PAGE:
I could remain friendly at first, though now I have trouble even doing that. She monopolizes every conversation, talks over you, interrupts when you can get a word in, or steers everything back to a random story she just has to tell.
I know it bugs my parents and other brother- and sister-in-law, but they have much better poker faces, and jokingly complain when Tina leaves. At this point, I just play with nieces and nephews rather than attempt to engage.
Is this a battle I should choose to fight, and let her know I have a hard time holding a conversation when she's around because she talks over everyone, or do I just play with the kids and let it go?
— Silent Sister
Silent Sister: Can’t say I like my choices.
The play diversion is fine, of course — and akin to what I often recommend for dealing with a difficult personality in the close quarters of a family gathering. Find ways to be busy, to enjoy yourself, to get fresh air, to piece together a bunch of small strategies that help you preserve what you love about family time.
Tina doesn’t sound like an agent of malice, though, so much as social ineptitude. And so it just feels . . . unfortunate to encourage an approach that effectively humors her to her face while quietly icing her out.
I know, I know, she drives you nuts. For valid reason, it appears, and by her own hand. And you’ve tried. And I’m not the one who has to be at these Sunday
But giving up on her will be available to you eternally, so why not postpone it in favor of one (more) big push to make a Tina-shaped place in your heart? For the woman who’s “good for” your brother?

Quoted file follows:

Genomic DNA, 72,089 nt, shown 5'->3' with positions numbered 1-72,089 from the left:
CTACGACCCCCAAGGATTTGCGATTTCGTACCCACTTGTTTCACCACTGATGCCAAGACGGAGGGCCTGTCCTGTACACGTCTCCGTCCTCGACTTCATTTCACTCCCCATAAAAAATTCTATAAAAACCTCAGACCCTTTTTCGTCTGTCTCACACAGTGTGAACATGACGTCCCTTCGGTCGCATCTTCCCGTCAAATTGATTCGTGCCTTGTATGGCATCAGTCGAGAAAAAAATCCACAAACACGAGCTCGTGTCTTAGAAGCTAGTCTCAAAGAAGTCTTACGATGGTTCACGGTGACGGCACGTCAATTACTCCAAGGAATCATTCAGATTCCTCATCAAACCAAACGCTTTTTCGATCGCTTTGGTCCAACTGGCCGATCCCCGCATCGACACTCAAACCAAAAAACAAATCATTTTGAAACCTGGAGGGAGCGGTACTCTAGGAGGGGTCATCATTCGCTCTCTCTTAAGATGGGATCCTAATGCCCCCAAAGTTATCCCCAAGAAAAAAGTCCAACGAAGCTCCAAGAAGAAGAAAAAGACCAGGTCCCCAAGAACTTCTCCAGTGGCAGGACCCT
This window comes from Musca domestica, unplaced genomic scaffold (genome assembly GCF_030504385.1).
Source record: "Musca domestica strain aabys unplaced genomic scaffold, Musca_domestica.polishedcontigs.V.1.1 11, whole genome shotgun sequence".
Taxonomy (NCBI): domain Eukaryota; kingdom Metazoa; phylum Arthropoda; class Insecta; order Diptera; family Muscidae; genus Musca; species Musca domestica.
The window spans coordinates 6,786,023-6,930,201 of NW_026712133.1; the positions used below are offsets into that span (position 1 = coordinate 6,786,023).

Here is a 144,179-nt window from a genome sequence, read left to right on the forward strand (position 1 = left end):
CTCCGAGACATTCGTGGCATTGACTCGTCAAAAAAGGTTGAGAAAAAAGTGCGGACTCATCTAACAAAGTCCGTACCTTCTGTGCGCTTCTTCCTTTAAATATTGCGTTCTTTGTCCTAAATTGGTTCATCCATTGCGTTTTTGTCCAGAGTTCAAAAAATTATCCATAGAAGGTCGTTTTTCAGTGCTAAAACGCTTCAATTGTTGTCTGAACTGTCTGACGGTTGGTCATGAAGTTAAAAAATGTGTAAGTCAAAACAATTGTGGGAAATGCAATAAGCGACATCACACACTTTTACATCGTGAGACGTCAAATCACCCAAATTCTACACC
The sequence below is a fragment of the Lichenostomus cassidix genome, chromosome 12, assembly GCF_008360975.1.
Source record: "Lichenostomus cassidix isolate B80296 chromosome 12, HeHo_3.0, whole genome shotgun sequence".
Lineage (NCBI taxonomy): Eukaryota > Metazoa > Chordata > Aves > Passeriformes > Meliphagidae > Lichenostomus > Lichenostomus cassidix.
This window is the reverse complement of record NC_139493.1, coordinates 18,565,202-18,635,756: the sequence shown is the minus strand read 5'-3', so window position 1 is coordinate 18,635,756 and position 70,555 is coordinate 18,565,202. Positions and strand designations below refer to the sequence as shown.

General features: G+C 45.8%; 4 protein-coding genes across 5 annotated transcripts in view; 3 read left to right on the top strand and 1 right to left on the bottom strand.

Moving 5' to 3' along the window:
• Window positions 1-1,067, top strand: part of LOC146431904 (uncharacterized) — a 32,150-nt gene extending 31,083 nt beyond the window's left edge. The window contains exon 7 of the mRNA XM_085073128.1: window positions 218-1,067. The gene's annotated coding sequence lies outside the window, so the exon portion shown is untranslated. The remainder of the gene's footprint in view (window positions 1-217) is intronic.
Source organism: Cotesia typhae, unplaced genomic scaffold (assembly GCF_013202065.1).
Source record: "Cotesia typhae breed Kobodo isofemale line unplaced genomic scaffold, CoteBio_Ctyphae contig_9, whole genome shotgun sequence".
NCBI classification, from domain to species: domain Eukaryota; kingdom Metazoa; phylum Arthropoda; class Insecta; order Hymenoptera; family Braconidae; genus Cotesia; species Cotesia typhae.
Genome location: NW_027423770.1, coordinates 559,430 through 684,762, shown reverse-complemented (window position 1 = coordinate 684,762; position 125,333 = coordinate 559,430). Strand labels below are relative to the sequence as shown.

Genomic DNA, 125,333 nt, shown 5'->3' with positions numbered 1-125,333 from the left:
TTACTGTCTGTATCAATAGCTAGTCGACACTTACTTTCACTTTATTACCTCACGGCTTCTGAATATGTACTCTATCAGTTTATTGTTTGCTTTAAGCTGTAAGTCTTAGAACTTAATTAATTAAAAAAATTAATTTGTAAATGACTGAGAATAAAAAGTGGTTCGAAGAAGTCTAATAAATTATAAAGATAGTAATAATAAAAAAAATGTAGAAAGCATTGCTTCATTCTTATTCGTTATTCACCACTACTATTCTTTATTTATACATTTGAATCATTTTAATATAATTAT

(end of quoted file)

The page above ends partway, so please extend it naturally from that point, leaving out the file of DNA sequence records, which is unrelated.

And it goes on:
This push can also involve the piecing together of multiple strategies. You’ve likely defaulted to seeking proof you’re right to dislike her; we all do that. Force yourself back to seeking her strengths. Find any mutual interests. Anything. Then ask questions, invite her into this space to feel welcome.
That alone can blunt a person’s (nervous) impulse to dominate.
Also, share activities that aren’t conversation-dependent and have end points. Cook or wash dishes together, run errands, start board-game tourneys. Whatever. Set bearable terms, include Tina.
Been there, done this? Try again. Worst case, you’re back where you are now.
Most important, be assertive in conversation: “Hang on to that for a sec, Tina — I’m almost finished.” “That’s [positive adjective], Tina. Going back, though, Mom — you were saying?”
Never meanly, of course; think moderator of a lively panel discussion.
I’m not saying to try forever — just, again, for Team Sunday, which sounds worth fighting for.